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Southampton Solent University
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Imagine taking the helm of a new build megayacht like the 96m VAVA II which is worth a cool $158million. Skippering a vessel of this size and value demands pilot precision, experience and first class handling skills.
Not all of that can be mastered in a computer driven simulator which is why Warsash Maritime Academy has invested in an award-winning manned model ship handling centre, close by at Timsbury Lake in Hampshire.
It’s a facility which Captain Brendan O’Shannassy, who led the build of VAVA II, took full advantage of before he took the superyacht out of Devonport where she was built.
Practical elements of courses take place on the ten acre lake with an extensive range of manoeuvring and berthing options.
The main harbour area is designed to provide close manoeuvring practice, while the lake also has a canal with curved and straight sections, a ferry port equipped with a narrow entrance and finger jetty, and a range of other fixed and floating berths, buoyed channels and swinging basins.
The main ship handling programmes for the superyacht industry are:
Professional mariners and Captains partake in many courses during their career to gain and maintain their licences, some returning to Warsash every five years to comply with state requirements.
The opening of the new centre in June 2011 marked the culmination of a multi-million pound project to produce state-of-the-art manned model ship handling training facilities and an extended range of professional development courses for senior mariners.
Design and development of this innovative training centre has successfully integrated over 30 years of manned model operating expertise with a comprehensive understanding of the maritime industry’s needs to deliver world-leading facilities and programmes.
The centre provides specialised training and assessment for masters and senior officers in slow speed ship handling, which significantly enhances international maritime safety through advancement of professional competence. It also facilitates formal research into ship manoeuvring dynamics to inform future professional practice.
With our full mission electronic bridge simulator available for blended courses, the fleet of nine different ship models, a jack up oil rig and four tugs allows an extensive range of ship handling scenarios to be carried out using a variety of models, berths, canals, channels and basins. Unexpected wind shifts and gusts, close quarters situations, the effects of shallow water, bank effect and the demands of complex manoeuvring all combine to provide an unrivalled learning environment that directly replicates real-world situations. This enables professional mariners to practise and progress their ship handling skills through trial manoeuvres in a safe environment.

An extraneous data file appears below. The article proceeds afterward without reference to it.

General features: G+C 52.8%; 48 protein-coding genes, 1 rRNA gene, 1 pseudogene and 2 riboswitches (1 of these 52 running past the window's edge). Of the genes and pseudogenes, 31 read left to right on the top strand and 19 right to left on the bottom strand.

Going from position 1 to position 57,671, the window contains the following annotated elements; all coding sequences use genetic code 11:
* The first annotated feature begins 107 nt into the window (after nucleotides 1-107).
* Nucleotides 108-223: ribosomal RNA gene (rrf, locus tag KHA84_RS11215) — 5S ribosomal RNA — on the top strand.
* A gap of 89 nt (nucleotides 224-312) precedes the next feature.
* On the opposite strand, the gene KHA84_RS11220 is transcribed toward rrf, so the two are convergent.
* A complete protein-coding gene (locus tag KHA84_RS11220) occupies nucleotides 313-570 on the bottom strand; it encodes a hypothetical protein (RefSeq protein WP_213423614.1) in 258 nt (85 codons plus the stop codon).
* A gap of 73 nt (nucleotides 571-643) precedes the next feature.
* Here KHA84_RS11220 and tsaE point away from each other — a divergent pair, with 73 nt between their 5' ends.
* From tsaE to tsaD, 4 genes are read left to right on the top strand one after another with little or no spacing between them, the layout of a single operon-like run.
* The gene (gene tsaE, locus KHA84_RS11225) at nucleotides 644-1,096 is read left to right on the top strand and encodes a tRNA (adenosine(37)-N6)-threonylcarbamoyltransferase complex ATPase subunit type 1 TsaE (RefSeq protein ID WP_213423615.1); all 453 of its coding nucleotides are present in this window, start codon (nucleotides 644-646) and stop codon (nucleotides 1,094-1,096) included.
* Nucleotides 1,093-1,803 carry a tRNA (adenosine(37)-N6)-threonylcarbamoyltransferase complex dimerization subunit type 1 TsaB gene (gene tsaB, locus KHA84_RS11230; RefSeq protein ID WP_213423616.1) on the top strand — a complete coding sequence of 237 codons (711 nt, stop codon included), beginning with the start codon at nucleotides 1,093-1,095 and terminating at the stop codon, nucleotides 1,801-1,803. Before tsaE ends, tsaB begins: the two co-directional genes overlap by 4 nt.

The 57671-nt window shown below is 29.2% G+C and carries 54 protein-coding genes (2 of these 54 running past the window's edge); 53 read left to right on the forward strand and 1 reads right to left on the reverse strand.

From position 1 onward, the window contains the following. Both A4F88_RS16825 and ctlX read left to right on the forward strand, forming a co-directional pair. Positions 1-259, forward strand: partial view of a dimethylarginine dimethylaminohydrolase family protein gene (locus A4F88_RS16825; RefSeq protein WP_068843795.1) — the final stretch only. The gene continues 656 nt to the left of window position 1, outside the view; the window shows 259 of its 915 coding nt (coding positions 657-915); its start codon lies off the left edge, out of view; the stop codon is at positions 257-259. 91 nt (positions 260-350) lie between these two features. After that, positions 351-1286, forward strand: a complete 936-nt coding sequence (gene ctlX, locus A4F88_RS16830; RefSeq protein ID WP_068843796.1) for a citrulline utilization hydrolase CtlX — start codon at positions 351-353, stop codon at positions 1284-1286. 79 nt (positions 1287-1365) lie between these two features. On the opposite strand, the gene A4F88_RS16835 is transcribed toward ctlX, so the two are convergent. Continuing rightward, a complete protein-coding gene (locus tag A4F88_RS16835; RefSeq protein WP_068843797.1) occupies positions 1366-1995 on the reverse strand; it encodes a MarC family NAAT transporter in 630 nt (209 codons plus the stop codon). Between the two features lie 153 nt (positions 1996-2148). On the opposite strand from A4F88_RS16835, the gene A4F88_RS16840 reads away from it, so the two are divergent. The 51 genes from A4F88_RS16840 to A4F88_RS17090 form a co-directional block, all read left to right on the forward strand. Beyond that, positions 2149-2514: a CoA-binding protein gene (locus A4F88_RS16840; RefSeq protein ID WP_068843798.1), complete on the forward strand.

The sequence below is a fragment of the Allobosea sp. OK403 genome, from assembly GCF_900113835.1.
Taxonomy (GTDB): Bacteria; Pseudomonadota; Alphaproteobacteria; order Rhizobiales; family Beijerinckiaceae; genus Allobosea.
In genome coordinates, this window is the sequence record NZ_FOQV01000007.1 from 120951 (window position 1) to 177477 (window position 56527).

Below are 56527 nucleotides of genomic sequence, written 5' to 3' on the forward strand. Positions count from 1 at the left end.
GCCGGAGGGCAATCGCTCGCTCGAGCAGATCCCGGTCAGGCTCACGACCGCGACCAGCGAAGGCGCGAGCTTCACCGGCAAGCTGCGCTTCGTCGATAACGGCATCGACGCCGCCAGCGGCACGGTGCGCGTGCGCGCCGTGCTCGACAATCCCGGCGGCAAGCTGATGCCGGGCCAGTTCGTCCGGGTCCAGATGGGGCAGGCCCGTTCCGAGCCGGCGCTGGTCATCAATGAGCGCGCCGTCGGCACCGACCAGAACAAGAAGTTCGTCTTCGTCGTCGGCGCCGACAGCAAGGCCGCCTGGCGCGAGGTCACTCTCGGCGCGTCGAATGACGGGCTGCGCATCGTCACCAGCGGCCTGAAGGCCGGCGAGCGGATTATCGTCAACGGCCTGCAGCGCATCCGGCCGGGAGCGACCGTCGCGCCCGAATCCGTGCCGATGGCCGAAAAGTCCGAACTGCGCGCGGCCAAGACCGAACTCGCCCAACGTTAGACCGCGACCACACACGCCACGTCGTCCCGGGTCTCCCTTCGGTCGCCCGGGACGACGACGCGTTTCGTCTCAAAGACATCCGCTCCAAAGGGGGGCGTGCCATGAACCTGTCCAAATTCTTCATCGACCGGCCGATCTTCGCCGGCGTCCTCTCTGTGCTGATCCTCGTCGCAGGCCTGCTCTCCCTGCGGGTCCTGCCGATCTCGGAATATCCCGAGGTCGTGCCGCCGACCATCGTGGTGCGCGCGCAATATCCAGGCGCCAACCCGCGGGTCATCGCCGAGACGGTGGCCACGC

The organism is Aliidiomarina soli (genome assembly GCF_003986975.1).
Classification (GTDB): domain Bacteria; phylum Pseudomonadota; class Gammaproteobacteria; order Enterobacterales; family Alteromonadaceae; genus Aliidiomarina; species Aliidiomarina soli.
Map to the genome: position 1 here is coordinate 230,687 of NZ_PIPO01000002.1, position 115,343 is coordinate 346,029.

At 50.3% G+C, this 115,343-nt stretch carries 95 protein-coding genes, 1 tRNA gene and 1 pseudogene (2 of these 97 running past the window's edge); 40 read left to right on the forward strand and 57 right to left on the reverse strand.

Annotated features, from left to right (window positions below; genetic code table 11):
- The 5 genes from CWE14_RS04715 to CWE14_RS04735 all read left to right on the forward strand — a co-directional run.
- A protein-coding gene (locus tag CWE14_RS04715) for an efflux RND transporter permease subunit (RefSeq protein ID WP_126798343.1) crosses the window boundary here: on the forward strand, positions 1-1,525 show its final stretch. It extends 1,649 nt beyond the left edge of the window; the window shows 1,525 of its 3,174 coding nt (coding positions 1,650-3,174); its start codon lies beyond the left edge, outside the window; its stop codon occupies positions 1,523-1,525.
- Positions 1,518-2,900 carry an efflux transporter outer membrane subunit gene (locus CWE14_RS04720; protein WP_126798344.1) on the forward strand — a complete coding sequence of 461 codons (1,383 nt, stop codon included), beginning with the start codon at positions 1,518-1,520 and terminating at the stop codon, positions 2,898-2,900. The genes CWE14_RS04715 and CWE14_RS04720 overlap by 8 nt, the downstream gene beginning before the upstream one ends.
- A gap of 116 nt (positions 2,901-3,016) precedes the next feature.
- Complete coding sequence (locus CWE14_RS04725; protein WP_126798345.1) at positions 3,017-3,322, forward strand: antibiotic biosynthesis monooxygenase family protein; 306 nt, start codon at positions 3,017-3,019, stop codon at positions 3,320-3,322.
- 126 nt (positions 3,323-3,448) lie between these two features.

This facility attracts students from across the world and the 30 foot long models are replicas of full-size ships, approximately 1:25 or 1:40 scale models.
The models have exactly the same controls as a real ship and the correct power to weight ratio as their full sized counterparts. They are designed to stop in a scale distance of what the real ship will do, giving students a better training experience than a computer based simulator offers.
The models respond to the natural and unpredictable hydrodynamics which are not easily replicated in a computer simulator. And because of the scaling factors of the models, five times as many manoeuvres can be carried out in a model compared to a bridge simulator or a real ship.
The significant impact of vessel incidents, whether economic, environmental, human or reputational, makes effective ship handling training a sound investment. Even the smallest incident can cost upwards of a million dollars so pilot error really is a risk worth minimising.
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